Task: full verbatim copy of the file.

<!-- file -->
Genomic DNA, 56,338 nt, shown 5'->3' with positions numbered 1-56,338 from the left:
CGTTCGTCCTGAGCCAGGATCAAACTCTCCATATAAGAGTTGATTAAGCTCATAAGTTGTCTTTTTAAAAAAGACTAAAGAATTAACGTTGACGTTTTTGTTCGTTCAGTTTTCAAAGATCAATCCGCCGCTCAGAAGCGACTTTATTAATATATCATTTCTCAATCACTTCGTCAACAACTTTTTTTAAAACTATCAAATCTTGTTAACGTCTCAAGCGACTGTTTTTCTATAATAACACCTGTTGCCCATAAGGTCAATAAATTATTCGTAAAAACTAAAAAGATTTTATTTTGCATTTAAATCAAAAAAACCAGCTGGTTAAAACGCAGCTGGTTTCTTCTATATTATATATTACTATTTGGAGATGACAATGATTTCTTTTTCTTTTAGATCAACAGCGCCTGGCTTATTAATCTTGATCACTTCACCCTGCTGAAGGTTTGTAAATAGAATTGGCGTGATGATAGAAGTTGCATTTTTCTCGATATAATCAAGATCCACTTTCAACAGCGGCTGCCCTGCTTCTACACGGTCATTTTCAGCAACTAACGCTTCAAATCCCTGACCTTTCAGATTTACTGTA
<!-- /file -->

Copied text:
Genomic DNA, 56,338 nt, shown 5'->3' with positions numbered 1-56,338 from the left:
CGTTCGTCCTGAGCCAGGATCAAACTCTCCATATAAGAGTTGATTAAGCTCATAAGTTGTCTTTTTAAAAAAGACTAAAGAATTAACGTTGACGTTTTTGTTCGTTCAGTTTTCAAAGATCAATCCGCCGCTCAGAAGCGACTTTATTAATATATCATTTCTCAATCACTTCGTCAACAACTTTTTTTAAAACTATCAAATCTTGTTAACGTCTCAAGCGACTGTTTTTCTATAATAACACCTGTTGCCCATAAGGTCAATAAATTATTCGTAAAAACTAAAAAGATTTTATTTTGCATTTAAATCAAAAAAACCAGCTGGTTAAAACGCAGCTGGTTTCTTCTATATTATATATTACTATTTGGAGATGACAATGATTTCTTTTTCTTTTAGATCAACAGCGCCTGGCTTATTAATCTTGATCACTTCACCCTGCTGAAGGTTTGTAAATAGAATTGGCGTGATGATAGAAGTTGCATTTTTCTCGATATAATCAAGATCCACTTTCAACAGCGGCTGCCCTGCTTCTACACGGTCATTTTCAGCAACTAACGCTTCAAATCCCTGACCTTTCAGATTTACTGTA